Drug and Alcohol Policies

  • University policies, Indiana Borough ordinances, and state and federal laws regarding the possession, use, and sale of alcoholic beverages or drugs are vigorously enforced.

    Briefly stated, student use, sale, or possession of alcohol and illegal drugs are prohibited on campus.

    Possession and/or consumption of alcoholic beverages are prohibited in all university-owned residential buildings except for two apartment-style halls, where residents of legal age are allowed to have alcohol in the privacy of their apartments. No alcohol is permitted in public areas, including hallways. The Student Affairs Division and the Health Service are available to provide more information about drug and alcohol policies.

    Students caught drinking under the age of 21 will be cited, which will result in a fine, loss of a drivers license for 90 days, and attendance at an educational class at IUP and in the community. Citations can have an especially negative impact on the lives of students in certain majors, such as education.

    Reduce the Risk of Alcohol-Related Problems

    If you are 21 years old and choose to drink, protect yourself:

    • Never drink on an empty stomach. Eat high-protein foods. It helps slow the absorption of alcohol.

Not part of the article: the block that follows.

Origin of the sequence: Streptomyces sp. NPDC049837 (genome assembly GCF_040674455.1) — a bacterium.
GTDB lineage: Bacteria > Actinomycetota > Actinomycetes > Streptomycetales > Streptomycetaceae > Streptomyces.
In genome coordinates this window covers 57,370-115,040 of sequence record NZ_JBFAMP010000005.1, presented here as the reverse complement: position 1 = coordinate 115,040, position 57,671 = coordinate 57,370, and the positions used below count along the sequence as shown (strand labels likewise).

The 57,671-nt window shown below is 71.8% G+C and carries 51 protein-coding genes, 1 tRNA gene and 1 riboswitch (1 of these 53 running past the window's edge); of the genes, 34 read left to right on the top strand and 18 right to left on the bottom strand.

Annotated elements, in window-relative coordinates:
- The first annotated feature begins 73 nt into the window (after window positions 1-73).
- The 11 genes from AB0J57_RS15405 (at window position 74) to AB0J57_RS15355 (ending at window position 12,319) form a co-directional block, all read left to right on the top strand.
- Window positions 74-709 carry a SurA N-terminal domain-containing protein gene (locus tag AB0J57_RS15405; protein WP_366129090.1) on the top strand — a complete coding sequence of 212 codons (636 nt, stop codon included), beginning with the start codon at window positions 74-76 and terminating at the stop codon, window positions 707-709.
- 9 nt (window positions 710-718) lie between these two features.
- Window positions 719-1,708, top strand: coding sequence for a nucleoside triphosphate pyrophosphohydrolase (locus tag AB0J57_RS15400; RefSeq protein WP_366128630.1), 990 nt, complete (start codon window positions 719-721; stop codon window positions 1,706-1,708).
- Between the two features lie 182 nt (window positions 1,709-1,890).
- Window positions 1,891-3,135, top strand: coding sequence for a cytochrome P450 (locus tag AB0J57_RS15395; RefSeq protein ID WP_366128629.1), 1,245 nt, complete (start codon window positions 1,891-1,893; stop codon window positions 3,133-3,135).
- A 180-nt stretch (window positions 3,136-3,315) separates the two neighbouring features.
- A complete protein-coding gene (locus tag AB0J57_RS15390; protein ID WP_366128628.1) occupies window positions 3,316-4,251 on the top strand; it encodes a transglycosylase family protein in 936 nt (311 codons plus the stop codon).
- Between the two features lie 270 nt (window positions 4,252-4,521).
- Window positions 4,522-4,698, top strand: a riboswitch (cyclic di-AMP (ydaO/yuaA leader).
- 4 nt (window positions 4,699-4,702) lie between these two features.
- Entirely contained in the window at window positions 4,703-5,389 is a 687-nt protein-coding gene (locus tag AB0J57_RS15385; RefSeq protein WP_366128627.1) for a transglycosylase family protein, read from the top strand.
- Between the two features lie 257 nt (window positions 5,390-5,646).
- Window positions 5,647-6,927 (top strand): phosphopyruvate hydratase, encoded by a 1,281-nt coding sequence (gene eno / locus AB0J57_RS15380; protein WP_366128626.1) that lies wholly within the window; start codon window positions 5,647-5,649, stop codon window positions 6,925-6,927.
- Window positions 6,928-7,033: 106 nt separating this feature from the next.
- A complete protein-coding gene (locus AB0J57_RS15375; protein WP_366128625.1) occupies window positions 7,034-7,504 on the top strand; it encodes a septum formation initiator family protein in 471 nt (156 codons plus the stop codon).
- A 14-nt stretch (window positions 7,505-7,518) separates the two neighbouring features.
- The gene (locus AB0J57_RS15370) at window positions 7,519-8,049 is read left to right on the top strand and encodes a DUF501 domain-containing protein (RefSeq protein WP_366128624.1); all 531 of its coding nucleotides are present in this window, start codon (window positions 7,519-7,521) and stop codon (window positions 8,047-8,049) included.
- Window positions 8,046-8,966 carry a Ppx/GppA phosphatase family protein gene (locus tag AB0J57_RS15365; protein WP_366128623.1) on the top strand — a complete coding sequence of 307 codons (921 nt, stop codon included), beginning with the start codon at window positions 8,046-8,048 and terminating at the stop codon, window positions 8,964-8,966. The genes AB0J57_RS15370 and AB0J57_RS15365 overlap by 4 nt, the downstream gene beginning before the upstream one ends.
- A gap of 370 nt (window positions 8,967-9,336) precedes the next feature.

• Avoid playing drinking games, chugging, or doing beer bongs. It takes a while for the effects to hit, and you may appear to be fine one minute and totally drunk the next.
    • Limit the amount you drink in an hour. It takes the body over an hour to metabolize each drink.
    • If someone drinks to the point of passing out, it means that they have had way too much and are in danger.
    • Never leave someone to “sleep it off.” The person may need medical attention. Call 911 immediately.

    Bystander - Good Samaritan Policy

    Under ACT 66, a person under the age of twenty-one will be protected from prosecution for the possession or consumption of alcoholic beverages if law enforcement, including campus police, became aware of the possession or consumption solely because the individual was seeking medical assistance for someone else. The person seeking the assistance must reasonably believe he or she is the first to do so, must use his or her real name with authorities, and must stay with the individual needing medical assistance.